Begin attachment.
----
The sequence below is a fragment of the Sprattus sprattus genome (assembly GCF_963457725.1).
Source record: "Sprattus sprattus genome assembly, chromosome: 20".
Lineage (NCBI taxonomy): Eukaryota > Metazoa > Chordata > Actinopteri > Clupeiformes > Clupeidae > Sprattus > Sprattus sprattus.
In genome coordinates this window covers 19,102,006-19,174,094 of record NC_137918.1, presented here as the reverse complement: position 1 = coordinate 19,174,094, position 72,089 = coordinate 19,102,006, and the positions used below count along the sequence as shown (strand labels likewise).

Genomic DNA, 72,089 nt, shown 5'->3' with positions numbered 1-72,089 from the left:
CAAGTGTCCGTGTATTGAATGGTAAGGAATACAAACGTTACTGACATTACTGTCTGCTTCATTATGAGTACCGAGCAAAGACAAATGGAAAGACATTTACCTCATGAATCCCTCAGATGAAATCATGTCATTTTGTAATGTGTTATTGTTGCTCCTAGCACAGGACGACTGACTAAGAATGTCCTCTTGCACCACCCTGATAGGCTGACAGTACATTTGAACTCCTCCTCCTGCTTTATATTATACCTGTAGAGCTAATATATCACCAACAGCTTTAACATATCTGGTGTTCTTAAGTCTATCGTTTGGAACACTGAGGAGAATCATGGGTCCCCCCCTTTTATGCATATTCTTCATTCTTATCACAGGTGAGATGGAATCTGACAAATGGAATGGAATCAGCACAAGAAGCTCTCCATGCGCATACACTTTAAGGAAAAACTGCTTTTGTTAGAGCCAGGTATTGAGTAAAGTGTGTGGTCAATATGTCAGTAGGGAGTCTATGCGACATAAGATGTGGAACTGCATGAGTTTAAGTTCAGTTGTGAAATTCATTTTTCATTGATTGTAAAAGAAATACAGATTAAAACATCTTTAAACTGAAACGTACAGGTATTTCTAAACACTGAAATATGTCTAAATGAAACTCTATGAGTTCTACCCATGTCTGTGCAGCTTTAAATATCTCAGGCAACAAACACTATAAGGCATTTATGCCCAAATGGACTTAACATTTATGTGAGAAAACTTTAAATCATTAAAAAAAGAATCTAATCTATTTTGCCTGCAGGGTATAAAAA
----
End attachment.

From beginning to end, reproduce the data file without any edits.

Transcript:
The sequence below is a fragment of the Sprattus sprattus genome (assembly GCF_963457725.1).
Source record: "Sprattus sprattus genome assembly, chromosome: 20".
Lineage (NCBI taxonomy): Eukaryota > Metazoa > Chordata > Actinopteri > Clupeiformes > Clupeidae > Sprattus > Sprattus sprattus.
In genome coordinates this window covers 19,102,006-19,174,094 of record NC_137918.1, presented here as the reverse complement: position 1 = coordinate 19,174,094, position 72,089 = coordinate 19,102,006, and the positions used below count along the sequence as shown (strand labels likewise).

Genomic DNA, 72,089 nt, shown 5'->3' with positions numbered 1-72,089 from the left:
CAAGTGTCCGTGTATTGAATGGTAAGGAATACAAACGTTACTGACATTACTGTCTGCTTCATTATGAGTACCGAGCAAAGACAAATGGAAAGACATTTACCTCATGAATCCCTCAGATGAAATCATGTCATTTTGTAATGTGTTATTGTTGCTCCTAGCACAGGACGACTGACTAAGAATGTCCTCTTGCACCACCCTGATAGGCTGACAGTACATTTGAACTCCTCCTCCTGCTTTATATTATACCTGTAGAGCTAATATATCACCAACAGCTTTAACATATCTGGTGTTCTTAAGTCTATCGTTTGGAACACTGAGGAGAATCATGGGTCCCCCCCTTTTATGCATATTCTTCATTCTTATCACAGGTGAGATGGAATCTGACAAATGGAATGGAATCAGCACAAGAAGCTCTCCATGCGCATACACTTTAAGGAAAAACTGCTTTTGTTAGAGCCAGGTATTGAGTAAAGTGTGTGGTCAATATGTCAGTAGGGAGTCTATGCGACATAAGATGTGGAACTGCATGAGTTTAAGTTCAGTTGTGAAATTCATTTTTCATTGATTGTAAAAGAAATACAGATTAAAACATCTTTAAACTGAAACGTACAGGTATTTCTAAACACTGAAATATGTCTAAATGAAACTCTATGAGTTCTACCCATGTCTGTGCAGCTTTAAATATCTCAGGCAACAAACACTATAAGGCATTTATGCCCAAATGGACTTAACATTTATGTGAGAAAACTTTAAATCATTAAAAAAAGAATCTAATCTATTTTGCCTGCAGGGTATAAAAA